Earthworms signal success on innovative tomato farm
If the return of earthworms to farm fields is an indication of success, then Sano Farms is on the right track.
“I haven’t seen earthworms in these fields in years,” said Firebaugh farmer Alan Sano. Sano and his partner, Jesse Sanchez, combine subsurface drip irrigation, winter cover crops and strip tillage to consistently produce a high-yielding crop of processing tomatoes.
In addition to boosting yield, the system they developed for the 4,000-acre farm is cheaper, increases soil organic matter and improves the tilth of their silty clay soil.
The farmers took several trips to the Midwest and consulted with UC Davis Cooperative Extension specialist Jeff Mitchell to learn the improved management techniques they applied on the farm.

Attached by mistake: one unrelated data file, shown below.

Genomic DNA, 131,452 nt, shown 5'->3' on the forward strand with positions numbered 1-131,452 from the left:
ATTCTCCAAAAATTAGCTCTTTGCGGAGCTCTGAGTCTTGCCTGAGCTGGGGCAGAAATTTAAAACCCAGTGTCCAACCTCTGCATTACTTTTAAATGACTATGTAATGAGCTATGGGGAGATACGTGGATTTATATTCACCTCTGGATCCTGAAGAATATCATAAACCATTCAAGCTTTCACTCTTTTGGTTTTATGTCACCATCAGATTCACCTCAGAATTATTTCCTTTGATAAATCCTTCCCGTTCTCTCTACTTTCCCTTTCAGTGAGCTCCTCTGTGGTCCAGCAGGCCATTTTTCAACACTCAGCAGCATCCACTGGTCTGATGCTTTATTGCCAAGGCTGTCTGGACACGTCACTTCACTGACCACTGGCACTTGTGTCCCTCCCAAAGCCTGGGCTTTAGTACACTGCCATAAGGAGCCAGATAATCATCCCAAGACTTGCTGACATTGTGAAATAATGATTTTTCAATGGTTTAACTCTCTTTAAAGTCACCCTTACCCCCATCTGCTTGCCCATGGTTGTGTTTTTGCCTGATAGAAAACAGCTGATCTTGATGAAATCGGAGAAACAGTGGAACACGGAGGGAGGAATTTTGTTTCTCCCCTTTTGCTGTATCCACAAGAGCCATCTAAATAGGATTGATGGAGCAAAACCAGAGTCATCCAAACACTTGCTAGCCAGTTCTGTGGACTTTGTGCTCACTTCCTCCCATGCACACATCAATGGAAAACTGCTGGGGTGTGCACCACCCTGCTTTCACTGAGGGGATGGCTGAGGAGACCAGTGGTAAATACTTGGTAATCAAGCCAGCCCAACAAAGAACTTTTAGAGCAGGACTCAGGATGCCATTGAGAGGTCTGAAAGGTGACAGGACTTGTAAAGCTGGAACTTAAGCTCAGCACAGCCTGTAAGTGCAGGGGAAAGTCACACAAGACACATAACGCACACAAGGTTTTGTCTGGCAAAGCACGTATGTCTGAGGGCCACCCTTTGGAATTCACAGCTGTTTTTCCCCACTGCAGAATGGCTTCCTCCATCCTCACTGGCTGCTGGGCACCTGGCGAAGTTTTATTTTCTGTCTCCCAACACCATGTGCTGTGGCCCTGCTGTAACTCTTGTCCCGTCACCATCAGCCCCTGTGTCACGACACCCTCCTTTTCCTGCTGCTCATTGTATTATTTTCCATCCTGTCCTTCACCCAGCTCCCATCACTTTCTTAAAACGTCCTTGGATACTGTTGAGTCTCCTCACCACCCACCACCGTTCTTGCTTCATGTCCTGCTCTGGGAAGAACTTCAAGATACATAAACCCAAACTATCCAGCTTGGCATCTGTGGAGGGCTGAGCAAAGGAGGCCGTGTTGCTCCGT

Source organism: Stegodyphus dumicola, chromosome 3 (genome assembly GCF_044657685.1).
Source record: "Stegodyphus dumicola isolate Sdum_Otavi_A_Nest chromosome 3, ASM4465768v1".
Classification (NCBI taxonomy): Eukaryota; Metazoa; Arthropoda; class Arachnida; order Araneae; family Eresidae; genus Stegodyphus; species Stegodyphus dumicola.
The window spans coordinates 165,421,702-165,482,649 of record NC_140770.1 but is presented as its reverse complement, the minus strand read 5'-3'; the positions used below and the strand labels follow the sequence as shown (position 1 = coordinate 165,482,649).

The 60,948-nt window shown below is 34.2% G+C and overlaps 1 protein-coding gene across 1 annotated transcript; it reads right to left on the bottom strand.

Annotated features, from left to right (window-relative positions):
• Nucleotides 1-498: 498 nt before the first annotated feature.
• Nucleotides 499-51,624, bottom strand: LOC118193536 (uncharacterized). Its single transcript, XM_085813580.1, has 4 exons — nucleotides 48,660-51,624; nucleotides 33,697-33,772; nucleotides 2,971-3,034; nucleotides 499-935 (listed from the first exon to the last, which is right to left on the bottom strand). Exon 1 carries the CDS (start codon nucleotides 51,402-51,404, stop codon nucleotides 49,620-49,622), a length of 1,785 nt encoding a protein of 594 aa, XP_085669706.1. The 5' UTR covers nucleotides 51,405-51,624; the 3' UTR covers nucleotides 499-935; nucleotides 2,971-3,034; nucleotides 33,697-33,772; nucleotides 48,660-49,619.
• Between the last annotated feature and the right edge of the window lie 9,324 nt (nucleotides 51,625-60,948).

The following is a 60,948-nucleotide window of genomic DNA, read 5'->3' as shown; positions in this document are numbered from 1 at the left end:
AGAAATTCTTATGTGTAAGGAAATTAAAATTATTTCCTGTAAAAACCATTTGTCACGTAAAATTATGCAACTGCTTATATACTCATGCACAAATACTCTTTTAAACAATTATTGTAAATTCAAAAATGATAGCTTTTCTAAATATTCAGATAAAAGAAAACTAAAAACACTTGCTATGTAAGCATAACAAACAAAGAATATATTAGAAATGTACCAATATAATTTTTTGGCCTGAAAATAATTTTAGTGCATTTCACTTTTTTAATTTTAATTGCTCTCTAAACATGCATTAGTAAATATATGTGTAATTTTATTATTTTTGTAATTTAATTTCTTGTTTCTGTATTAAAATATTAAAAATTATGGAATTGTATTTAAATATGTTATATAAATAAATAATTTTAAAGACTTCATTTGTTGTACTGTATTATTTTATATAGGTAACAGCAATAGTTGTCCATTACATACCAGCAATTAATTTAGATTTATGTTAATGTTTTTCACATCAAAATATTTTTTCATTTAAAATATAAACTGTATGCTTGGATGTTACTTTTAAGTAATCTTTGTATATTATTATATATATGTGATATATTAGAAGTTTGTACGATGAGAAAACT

After switching from furrow irrigation to drip, Sano and Sanchez began experimenting with cover crops.
"It wasn’t always an easy transition into cover crops," Mitchell said. "It did take some time to learn the best way to manage them."
As the benefits of years of cover cropping accumulated, they saw that they didn’t need to till the entire field to get good soil-seed contact; they only needed to till a strip of soil a few inches wide.
Recently, they shared their innovative farming system with other growers at an open house event sponsored by California's Conservation Tillage and Cropping Systems Workgroup.
Farmers interested in adopting conservation tillage techniques may contact Mitchell for more information at email@example.com.